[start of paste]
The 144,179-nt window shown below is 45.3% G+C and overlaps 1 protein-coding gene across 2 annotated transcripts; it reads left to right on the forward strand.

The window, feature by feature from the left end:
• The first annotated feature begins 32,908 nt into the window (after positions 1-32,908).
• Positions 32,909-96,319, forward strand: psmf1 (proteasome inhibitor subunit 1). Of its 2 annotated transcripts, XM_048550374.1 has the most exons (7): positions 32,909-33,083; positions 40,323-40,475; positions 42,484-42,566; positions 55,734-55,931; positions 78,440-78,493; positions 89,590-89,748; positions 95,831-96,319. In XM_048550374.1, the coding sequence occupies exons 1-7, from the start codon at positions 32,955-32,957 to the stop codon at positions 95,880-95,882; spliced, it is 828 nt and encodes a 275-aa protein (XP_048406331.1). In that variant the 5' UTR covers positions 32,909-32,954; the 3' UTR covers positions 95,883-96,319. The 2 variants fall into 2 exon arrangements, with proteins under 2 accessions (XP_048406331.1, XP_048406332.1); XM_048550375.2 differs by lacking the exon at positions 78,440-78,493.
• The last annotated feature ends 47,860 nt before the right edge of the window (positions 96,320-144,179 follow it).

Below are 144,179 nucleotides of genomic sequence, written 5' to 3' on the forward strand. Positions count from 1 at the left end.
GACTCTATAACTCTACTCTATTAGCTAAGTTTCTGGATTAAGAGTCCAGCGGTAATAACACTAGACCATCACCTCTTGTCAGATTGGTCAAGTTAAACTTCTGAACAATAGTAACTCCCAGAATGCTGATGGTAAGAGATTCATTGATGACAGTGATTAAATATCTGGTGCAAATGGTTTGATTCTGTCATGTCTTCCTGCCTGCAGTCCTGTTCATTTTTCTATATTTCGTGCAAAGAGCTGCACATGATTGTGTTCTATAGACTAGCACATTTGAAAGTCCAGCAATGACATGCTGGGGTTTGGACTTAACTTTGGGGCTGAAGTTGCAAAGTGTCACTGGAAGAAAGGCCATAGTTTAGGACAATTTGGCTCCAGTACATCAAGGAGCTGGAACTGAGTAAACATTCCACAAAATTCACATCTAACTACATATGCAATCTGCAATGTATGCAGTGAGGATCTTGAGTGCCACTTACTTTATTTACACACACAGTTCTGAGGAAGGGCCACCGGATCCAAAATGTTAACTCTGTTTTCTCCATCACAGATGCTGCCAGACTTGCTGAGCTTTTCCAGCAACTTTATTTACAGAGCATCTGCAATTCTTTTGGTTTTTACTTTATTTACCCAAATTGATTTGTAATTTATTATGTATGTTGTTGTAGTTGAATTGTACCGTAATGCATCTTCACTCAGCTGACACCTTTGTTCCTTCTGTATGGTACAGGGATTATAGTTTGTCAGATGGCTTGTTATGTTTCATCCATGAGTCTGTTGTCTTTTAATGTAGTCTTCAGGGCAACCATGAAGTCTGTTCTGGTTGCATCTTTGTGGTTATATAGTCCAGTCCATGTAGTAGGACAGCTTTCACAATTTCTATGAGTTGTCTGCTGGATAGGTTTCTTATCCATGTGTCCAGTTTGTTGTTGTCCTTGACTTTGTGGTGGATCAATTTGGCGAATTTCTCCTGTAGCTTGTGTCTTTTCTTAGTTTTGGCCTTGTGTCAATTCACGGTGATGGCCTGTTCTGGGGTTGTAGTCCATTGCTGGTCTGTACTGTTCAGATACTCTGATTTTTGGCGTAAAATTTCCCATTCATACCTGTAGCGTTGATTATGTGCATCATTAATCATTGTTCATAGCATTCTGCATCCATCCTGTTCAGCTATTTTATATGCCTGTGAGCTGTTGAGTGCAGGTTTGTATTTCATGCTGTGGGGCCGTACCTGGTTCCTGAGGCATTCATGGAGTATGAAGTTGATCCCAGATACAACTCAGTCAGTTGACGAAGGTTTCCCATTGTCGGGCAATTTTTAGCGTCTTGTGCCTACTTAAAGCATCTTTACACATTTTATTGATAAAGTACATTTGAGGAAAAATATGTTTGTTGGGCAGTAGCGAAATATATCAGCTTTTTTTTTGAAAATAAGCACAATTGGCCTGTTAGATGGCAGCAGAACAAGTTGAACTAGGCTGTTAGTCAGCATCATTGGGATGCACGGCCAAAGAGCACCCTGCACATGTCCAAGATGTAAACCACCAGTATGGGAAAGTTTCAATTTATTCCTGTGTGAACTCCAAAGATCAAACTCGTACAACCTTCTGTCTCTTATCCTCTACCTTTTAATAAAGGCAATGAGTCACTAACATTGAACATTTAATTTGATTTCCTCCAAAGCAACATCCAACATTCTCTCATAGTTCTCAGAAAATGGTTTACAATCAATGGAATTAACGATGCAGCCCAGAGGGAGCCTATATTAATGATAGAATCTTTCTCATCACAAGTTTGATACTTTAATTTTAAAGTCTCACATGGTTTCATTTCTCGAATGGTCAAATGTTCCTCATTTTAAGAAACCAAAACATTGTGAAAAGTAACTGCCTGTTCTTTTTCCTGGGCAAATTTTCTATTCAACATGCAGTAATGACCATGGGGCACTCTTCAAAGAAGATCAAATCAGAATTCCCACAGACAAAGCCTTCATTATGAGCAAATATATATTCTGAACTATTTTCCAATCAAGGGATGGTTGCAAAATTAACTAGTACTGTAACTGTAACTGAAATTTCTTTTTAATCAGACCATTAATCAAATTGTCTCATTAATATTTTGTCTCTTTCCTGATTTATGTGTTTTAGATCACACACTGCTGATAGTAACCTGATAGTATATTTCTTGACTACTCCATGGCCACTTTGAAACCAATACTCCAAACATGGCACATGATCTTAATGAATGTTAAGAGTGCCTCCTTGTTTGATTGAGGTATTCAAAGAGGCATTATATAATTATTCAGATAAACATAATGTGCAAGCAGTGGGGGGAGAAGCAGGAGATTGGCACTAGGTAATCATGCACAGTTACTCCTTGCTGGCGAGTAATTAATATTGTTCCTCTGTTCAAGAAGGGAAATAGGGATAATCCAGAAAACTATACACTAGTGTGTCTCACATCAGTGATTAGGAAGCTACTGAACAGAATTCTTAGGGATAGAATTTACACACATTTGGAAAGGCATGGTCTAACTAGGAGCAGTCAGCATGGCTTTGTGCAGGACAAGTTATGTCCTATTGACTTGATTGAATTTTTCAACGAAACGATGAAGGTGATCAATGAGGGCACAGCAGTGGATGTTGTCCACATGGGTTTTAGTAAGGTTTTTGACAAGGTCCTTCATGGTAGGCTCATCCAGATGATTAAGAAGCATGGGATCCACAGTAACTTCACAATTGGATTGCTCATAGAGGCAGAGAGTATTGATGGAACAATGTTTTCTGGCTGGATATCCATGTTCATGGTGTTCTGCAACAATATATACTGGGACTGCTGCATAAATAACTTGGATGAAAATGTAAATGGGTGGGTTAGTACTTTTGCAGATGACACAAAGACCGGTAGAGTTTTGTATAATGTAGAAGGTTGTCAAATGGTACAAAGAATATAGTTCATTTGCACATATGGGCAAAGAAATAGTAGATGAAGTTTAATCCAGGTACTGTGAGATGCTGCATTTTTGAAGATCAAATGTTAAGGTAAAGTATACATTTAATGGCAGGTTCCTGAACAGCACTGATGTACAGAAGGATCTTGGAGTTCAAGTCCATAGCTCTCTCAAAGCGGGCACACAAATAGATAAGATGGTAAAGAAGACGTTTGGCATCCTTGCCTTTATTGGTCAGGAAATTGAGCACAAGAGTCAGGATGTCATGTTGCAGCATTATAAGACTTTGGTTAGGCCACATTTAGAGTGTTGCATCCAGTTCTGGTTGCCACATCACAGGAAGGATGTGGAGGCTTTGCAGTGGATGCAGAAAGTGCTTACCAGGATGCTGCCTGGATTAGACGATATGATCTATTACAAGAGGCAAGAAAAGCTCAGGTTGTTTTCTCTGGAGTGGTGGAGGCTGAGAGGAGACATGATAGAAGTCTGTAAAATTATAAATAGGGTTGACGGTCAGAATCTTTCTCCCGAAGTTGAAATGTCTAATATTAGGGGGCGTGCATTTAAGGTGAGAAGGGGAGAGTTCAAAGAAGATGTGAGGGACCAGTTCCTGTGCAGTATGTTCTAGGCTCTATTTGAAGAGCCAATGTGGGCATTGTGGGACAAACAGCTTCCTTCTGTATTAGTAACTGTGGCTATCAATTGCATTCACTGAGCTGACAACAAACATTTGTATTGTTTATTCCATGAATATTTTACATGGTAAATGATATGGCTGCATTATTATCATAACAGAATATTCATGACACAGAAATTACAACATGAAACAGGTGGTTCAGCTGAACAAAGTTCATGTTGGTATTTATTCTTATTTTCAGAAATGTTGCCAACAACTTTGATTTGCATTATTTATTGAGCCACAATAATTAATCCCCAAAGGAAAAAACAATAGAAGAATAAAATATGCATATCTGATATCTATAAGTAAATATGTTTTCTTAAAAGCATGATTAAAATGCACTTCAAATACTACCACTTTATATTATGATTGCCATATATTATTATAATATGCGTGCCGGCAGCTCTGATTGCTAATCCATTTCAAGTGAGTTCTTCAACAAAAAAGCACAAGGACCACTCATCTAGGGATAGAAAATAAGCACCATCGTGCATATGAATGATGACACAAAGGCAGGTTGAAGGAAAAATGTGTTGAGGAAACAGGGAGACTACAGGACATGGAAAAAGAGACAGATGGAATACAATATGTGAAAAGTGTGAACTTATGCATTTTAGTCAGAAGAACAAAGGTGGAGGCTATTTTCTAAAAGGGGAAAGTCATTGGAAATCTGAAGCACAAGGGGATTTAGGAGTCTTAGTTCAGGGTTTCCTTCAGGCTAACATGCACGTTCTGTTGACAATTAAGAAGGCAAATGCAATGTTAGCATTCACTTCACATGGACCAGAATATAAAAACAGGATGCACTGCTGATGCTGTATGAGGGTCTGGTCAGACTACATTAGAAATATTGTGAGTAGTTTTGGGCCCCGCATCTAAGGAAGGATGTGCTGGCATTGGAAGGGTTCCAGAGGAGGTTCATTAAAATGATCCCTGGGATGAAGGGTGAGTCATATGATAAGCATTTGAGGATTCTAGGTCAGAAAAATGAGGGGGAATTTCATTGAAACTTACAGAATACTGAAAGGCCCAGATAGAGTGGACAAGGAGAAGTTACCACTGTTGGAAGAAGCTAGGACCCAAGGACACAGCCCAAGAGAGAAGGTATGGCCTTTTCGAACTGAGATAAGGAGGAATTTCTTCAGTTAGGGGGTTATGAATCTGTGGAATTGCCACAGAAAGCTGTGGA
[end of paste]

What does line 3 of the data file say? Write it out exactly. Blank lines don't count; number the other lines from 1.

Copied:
• The first annotated feature begins 32,908 nt into the window (after positions 1-32,908).